The German insurance company Munich Re says some 20,000 people died in natural disasters last year, about twice as many as in 2012. Most of the deaths resulted from Typhoon Haiyan that hit the Philippines, Vietnam and China in November.
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A storm dropped a blanket of light, powdery snow across the Northeast and ushered in frigid temperatures Friday that were unusual even for cities accustomed to blasts of winter weather. The storm, which shut down major highways temporarily and grounded flights, was blamed for at least nine deaths in the eastern half of the country.
The suicide bombings in Russia serve as a chilling reminder of what the Winter Olympics represent to terrorists: a high-profile target with more than 2,500 athletes, some of them world famous, waving the flags of nearly 90 nations.
A laptop stolen from an auditor's car contained the personal information of more than 3,400 members of a high-risk insurance pool set up in South Carolina for those unable to find coverage because of a medical condition, an attorney hired by the pool told The Associated Press on Monday.
Many people use Snapchat because it feels more private than other messaging apps and social networks. Users can send each other photos and videos that disappear within a few seconds after they are viewed. While the recipient can take a screenshot of the message, a big draw of Snapchat is its ephemeral nature.
Continuity Insights sat down with Andrew Evers, CTO of Redwood Software, Inc., to find out more about trends that might emerge in 2014, and how these trends could impact business continuity professionals.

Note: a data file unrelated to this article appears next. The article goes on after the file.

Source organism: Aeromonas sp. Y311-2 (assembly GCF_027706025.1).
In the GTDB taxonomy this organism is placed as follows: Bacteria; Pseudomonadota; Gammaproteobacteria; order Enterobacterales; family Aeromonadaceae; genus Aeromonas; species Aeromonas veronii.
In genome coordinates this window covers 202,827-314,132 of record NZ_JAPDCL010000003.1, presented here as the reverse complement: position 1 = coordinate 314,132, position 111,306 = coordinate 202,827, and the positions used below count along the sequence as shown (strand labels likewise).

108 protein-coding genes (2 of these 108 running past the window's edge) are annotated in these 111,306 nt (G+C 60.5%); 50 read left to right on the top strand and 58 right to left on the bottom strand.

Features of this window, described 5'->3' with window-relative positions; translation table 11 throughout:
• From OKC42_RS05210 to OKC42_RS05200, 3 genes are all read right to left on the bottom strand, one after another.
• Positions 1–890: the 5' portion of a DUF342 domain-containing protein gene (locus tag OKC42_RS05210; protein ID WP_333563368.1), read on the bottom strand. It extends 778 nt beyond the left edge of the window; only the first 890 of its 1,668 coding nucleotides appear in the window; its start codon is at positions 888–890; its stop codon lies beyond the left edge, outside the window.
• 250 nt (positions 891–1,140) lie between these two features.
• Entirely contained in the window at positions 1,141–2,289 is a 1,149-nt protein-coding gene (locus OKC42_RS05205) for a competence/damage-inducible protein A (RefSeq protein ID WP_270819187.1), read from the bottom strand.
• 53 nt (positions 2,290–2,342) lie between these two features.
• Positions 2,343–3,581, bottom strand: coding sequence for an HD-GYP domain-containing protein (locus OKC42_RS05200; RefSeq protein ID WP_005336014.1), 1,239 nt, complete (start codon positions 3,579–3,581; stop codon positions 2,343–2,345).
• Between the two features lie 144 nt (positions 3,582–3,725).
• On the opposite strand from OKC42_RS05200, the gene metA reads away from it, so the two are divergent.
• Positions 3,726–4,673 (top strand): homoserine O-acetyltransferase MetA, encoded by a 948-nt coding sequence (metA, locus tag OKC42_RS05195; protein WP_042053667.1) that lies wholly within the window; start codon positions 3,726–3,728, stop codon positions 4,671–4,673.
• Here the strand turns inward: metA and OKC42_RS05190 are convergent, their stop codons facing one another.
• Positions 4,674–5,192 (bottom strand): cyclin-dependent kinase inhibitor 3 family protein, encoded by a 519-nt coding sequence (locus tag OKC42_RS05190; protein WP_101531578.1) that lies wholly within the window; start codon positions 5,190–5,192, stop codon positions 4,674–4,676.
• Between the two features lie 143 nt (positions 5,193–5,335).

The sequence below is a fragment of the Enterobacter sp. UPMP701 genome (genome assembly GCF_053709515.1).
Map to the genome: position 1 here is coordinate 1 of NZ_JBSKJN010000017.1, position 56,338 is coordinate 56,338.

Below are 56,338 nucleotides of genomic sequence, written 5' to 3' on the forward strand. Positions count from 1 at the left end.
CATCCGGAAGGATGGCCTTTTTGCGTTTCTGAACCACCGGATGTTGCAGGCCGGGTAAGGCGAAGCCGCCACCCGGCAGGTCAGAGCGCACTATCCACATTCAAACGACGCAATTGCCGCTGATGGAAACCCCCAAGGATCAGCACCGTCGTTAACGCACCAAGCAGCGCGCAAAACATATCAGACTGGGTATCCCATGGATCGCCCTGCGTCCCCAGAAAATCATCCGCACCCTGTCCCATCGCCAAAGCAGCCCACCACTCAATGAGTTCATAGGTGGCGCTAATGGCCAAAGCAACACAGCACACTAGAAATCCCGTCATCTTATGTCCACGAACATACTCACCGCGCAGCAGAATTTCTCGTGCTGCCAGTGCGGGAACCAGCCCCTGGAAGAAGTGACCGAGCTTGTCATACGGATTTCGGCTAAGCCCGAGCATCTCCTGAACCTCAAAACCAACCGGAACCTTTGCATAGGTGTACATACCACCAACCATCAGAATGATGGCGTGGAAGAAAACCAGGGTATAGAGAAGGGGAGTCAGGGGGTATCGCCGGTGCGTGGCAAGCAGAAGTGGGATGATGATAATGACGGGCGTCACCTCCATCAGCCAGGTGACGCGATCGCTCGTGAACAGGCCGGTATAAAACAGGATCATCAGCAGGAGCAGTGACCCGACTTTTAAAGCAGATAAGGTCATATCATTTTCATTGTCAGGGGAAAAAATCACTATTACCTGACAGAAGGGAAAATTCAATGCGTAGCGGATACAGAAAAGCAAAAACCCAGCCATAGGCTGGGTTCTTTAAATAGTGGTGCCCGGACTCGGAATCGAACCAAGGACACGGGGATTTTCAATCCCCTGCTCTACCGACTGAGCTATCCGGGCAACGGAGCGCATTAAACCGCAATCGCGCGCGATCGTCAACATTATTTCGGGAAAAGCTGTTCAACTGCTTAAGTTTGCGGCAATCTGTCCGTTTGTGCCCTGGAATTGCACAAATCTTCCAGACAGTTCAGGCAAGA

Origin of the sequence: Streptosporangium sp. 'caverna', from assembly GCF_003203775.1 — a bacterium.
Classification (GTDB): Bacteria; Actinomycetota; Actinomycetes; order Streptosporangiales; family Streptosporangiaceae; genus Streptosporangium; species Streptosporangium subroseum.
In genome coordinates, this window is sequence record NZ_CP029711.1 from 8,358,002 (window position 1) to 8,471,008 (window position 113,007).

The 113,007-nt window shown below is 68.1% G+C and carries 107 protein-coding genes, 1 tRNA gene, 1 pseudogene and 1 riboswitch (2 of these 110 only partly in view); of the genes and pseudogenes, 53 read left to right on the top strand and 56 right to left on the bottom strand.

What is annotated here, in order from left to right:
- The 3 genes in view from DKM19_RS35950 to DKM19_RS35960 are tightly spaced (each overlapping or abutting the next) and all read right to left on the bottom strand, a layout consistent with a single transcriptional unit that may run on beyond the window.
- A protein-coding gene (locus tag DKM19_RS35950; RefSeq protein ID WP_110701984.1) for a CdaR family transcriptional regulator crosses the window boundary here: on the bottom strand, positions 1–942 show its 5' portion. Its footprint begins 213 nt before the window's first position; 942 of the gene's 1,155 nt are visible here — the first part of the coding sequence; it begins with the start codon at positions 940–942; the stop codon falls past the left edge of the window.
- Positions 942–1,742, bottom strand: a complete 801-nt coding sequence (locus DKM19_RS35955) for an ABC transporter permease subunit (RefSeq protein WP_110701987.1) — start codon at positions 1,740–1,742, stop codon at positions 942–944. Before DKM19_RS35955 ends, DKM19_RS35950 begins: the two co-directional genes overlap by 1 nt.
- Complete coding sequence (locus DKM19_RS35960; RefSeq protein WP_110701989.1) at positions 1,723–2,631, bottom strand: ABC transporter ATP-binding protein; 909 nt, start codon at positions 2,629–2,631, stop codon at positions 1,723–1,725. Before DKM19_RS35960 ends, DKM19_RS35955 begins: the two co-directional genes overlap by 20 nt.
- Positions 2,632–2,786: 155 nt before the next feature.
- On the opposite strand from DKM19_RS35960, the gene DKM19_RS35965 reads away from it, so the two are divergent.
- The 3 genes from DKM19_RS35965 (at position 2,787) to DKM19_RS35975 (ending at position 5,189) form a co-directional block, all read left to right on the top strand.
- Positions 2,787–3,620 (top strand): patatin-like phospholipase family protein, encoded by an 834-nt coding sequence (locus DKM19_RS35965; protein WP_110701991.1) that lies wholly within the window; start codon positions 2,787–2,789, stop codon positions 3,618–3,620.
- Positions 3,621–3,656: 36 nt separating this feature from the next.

Credit card companies in the U.S. plan to replace magnetic strips with digital chips by the fall of 2015, a system already common in Europe and other countries that makes data theft more difficult. Minneapolis-based Target Corp. said it is still in the early stages of investigating the breach.
An overwhelming majority of survey respondents (91 percent) reported having experienced an unplanned data center outage in the past 24 months. Regarding the frequency of outages, respondents experienced an average of two complete data center outages during the past two years.
The breach that exposed the credit card and debit card information of as many as 40 million Target customers who swiped their cards between Nov. 27 and Dec. 15 is still under investigation. It's unclear how the breach occurred and what data, exactly, criminals have.
Storing away enough food and water in case of disaster, job loss or something worse is not just part of the fundamental teachings of The Church of Jesus Christ of Latter-day Saints, it's an idea that is increasingly catching on nationwide. A large majority of food storage companies that do Internet sales are based in the state.
A cave discovered near the source of Indonesia's massive earthquake-spawned tsunami contains the footprints of past gigantic waves dating up to 7,500 years ago, a rare natural record that suggests the next disaster could be centuries away — or perhaps only decades.
New York state officials say that in the past few weeks, they have sent out $88 million to 2,500 Long Island homeowners to reimburse them for repair work that wasn't covered by insurance. The state has also asked federal officials for permission to immediately advance another $250 million to at least 3,000 more Long Islanders by Jan. 1.
Global businesses of all sizes face pervasive technology failures, with more than half registering a significant technology failure within the past year and 81 percent indicating they had the same fiasco occur multiple times, a survey found.
Target says that about 40 million credit and debit card accounts may have been affected by a data breach that occurred just as the holiday shopping season shifted into high gear. The chain said that accounts of customers who made purchases by swiping their cards at terminals in its U.S. stores between Nov. 27 and Dec. 15 may have been exposed.